Geoffrey Miller

But what if we step back from the fine arts and ask ourselves what engagement ordinary humans have with visual ornamentation, once they step outside the dim museums of Florence and return to their real lives. Our opportunities to appreciate the fine arts typically arise during vacations and weekend trips to local museums. But visual ornamentation surrounds us every day. We wear clothing and jewelry. We buy the biggest, most beautiful houses we can afford. We decorate our homes with furniture, rugs, prints, and gardens. We drive finely designed brightly colored automobiles, which we choose for their aesthetic appeal as much as their fuel efficiency. We may even paint the odd watercolor. This sort of everyday aesthetic behavior comes quite naturally, in every human culture and at every moment in history.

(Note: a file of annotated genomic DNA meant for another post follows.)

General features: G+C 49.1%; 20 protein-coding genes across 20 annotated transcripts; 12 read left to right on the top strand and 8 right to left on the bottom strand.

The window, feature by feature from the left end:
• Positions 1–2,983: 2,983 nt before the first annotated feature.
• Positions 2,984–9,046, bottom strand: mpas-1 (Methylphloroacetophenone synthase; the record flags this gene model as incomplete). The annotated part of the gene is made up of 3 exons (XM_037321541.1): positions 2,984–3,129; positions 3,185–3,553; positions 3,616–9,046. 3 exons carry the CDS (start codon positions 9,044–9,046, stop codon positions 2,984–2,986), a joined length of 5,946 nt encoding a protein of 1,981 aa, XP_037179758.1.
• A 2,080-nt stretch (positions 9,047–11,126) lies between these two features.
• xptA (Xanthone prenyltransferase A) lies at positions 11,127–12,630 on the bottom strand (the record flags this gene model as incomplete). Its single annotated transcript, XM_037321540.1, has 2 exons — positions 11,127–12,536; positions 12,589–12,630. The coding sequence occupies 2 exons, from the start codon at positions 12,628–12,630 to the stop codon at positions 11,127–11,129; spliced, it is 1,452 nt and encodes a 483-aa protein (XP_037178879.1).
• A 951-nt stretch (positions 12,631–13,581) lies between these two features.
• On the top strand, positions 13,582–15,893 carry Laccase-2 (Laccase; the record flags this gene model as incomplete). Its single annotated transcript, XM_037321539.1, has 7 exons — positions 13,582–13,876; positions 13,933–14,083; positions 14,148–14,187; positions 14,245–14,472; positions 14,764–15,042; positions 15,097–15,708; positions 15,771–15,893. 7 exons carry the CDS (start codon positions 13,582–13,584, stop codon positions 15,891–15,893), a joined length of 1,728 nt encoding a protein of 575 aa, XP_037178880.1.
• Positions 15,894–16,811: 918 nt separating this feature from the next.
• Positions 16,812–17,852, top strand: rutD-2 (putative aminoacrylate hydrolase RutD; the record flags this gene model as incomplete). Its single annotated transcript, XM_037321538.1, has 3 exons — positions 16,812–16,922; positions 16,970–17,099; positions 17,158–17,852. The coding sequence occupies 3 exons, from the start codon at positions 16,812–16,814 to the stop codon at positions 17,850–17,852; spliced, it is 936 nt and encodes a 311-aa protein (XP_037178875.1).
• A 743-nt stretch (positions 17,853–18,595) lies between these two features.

There is no clear line between fashion and art, between ornamenting our bodies and beautifying our lives. Body-painting, jewelry, and clothing were probably the first art forms, since they are the most common across cultures. Nor is there a clear line between art and craft—as William Morris argued when founding thc Arts and Crafts movement in Victorian England. Fine art may be strictly useless in pragmatic terms, while good design merely makes beautiful that which is already useful. When we address the evolution of human art, we need to explain both the aesthetic made useless and the useful made aesthetic. Even apparently pragmatic tools like Homo erectus handaxes may have evolved in part through sexual selection as displays of manual skill.

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